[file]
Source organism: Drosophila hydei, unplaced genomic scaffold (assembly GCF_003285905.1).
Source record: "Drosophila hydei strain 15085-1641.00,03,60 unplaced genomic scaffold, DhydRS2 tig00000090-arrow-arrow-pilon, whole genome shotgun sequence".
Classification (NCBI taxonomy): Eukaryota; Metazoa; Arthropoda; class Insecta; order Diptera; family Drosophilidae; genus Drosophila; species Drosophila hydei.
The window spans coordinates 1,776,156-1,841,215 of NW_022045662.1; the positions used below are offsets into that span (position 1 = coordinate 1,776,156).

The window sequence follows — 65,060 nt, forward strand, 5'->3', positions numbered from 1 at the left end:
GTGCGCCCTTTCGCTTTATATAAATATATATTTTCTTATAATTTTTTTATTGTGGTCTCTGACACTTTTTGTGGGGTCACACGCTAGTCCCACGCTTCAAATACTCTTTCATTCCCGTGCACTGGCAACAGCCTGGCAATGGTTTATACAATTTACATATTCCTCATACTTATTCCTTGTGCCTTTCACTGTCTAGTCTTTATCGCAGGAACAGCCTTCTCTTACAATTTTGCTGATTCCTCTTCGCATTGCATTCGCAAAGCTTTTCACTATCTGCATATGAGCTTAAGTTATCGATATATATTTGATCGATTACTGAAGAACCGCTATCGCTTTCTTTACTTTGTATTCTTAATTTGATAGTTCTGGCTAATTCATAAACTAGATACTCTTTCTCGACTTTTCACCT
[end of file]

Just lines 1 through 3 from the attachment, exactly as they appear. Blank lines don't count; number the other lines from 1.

Source organism: Drosophila hydei, unplaced genomic scaffold (assembly GCF_003285905.1).
Source record: "Drosophila hydei strain 15085-1641.00,03,60 unplaced genomic scaffold, DhydRS2 tig00000090-arrow-arrow-pilon, whole genome shotgun sequence".
Classification (NCBI taxonomy): Eukaryota; Metazoa; Arthropoda; class Insecta; order Diptera; family Drosophilidae; genus Drosophila; species Drosophila hydei.